Diagonally across the intersection from my apartment is one of Toronto's largest apartment buildings (the Manulife Center). It is obvious that this photo was taken at around Christmas with a lit tree in the background and fresh snow in the foreground. By the condition of the cleared walkway across the plaza you can see that it is subject to a lot of foot traffic.

In that building is a fair-sized supermarket, a pharmacy, one of Toronto's leading retailer of electronic equipment, the flagship of a national book store chain, and a movie Cineplex. Also, there are underground walkways which lead to other shopping centers and to the Yonge/Bloor and to the Bay subway stations. 

                     Charles Street looking east to Yonge and, a block further, Church Street. The building in the distance with a pointed green roof belongs to Rogers Cable - one of the larger media companies.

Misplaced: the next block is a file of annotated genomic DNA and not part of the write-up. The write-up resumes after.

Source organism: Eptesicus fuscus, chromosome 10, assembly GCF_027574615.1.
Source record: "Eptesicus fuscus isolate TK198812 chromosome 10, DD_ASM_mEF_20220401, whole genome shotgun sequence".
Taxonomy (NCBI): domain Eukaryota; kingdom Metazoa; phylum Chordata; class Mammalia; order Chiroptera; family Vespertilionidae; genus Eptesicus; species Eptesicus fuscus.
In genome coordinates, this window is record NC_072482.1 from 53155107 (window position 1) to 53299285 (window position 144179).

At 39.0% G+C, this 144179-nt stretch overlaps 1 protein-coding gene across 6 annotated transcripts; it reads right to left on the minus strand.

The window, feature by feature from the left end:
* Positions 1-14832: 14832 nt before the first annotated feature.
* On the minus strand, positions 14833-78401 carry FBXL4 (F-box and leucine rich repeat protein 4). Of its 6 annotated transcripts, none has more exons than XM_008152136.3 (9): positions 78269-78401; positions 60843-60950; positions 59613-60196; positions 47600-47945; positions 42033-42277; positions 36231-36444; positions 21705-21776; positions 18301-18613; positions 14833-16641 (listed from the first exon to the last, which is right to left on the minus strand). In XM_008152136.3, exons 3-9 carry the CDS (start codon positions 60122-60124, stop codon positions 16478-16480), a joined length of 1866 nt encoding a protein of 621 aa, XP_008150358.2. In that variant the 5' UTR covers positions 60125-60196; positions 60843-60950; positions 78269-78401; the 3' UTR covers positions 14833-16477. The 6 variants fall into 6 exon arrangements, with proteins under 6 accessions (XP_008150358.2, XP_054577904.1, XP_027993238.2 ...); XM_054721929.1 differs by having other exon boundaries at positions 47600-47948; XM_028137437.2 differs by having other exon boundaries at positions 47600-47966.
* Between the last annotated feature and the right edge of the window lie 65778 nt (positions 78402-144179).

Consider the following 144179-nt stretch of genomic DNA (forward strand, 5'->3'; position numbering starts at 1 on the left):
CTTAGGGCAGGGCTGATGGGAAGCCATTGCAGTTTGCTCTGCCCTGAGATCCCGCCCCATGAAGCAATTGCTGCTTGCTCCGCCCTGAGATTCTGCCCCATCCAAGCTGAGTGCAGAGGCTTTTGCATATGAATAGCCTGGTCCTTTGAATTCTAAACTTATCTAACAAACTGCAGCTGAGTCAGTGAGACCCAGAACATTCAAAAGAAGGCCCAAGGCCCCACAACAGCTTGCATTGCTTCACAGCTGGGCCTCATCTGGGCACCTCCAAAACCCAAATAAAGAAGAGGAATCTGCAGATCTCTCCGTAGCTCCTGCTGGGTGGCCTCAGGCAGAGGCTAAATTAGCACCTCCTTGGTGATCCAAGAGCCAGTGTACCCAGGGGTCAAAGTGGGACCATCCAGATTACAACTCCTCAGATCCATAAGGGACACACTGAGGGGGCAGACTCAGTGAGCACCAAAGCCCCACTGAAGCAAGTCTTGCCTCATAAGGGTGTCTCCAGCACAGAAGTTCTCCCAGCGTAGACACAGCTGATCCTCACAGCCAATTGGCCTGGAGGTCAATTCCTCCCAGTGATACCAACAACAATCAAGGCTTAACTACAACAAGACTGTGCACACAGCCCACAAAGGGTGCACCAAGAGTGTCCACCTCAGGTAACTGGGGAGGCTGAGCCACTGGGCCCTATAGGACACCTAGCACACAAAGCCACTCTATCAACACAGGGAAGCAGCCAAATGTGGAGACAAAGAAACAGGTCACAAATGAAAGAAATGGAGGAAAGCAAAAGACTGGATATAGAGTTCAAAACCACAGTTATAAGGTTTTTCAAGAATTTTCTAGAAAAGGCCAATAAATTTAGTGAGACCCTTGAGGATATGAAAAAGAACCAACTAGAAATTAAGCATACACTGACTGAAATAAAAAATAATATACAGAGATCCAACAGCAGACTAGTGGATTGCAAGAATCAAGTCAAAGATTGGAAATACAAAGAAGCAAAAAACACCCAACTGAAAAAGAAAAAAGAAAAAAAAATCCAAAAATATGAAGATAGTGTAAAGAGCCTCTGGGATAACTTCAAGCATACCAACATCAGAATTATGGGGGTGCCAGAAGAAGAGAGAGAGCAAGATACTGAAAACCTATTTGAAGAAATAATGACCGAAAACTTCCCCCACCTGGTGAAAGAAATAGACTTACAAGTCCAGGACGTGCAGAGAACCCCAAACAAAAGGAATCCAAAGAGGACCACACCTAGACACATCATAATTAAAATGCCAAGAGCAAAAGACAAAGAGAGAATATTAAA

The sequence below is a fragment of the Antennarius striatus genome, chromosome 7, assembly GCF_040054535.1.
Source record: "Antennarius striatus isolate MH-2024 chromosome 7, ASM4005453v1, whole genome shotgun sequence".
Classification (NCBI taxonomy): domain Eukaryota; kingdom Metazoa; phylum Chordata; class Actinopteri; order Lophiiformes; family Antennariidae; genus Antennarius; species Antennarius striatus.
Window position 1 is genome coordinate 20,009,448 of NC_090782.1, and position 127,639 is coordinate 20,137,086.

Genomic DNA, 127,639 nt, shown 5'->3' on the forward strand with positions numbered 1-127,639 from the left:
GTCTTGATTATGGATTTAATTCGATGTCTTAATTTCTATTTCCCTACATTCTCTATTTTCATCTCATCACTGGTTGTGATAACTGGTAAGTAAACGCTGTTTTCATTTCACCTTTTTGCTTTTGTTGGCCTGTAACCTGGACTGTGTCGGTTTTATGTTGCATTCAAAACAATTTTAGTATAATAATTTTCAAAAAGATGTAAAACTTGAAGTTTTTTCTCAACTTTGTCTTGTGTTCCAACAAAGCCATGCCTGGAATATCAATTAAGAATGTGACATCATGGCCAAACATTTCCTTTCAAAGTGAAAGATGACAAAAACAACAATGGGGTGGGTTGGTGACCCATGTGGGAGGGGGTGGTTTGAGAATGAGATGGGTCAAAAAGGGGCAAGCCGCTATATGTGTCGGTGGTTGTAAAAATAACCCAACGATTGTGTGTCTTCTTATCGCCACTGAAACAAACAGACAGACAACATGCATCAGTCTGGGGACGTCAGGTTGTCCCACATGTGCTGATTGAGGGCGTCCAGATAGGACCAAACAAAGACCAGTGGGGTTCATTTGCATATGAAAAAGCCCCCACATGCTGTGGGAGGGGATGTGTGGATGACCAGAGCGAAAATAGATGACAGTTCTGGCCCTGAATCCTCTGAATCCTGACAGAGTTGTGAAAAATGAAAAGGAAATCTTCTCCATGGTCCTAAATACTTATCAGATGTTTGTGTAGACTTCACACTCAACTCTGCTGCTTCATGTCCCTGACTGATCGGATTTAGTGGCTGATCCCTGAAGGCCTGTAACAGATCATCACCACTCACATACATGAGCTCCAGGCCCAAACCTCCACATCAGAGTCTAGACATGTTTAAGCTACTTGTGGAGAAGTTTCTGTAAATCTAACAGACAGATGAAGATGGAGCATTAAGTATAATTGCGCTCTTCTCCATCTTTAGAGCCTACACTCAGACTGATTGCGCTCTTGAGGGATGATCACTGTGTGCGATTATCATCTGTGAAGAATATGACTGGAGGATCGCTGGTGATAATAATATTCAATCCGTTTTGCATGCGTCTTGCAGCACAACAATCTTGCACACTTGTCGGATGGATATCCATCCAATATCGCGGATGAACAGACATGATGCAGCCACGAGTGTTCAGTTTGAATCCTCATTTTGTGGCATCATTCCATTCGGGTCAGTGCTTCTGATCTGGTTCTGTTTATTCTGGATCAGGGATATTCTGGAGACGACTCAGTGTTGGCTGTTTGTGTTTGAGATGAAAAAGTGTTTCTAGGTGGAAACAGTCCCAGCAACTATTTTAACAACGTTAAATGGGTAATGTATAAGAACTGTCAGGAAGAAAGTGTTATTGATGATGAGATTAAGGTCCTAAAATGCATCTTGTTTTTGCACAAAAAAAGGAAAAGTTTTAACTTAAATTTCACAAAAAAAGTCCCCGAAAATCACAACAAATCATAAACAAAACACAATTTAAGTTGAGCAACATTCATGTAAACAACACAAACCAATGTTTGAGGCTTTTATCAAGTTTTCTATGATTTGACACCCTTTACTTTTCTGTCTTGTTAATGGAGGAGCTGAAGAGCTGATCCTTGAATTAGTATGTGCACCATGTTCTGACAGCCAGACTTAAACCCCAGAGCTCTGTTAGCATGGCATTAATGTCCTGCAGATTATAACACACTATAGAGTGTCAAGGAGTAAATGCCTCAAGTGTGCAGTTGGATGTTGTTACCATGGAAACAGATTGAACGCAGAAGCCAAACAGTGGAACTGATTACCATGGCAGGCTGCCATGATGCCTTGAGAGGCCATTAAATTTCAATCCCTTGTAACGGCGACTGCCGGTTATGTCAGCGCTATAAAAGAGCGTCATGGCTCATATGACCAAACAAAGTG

Church Street at Charles looking south to the heart of the Gay Village

Next summer - 2014 - Toronto will host International Gay Pride. This is generating excitement and preparations are underway. The above photo was taken two or three years ago so it does not show the latest street improvements. There are a number of restaurants along this strip and - in front of most of them - there is no parking and the sidewalks have been extended to accommodate more patrons (outdoor tables and nice planters between celebrants and the motor traffic).

Three blocks south of where I took the above photo is the 519 Community Center, Cawthra Park and the AIDS Memorial.

The AIDS Memorial. On the reverse side of these pillars are plaques (one for each year since the epidemic began) on which are the names of those who passed away during that year.

A part of the large crowd which gathers on the Thursday evening of Pride Week for the Memorial Service.
                                            Solemn magic descends as the candles are lit.

Moving further south the heart of the 'Gay Village' is the intersection of Church and Wellesley Street East.
There are Gay owned businesses north of Wellesley Street but most of them are found south of this spot.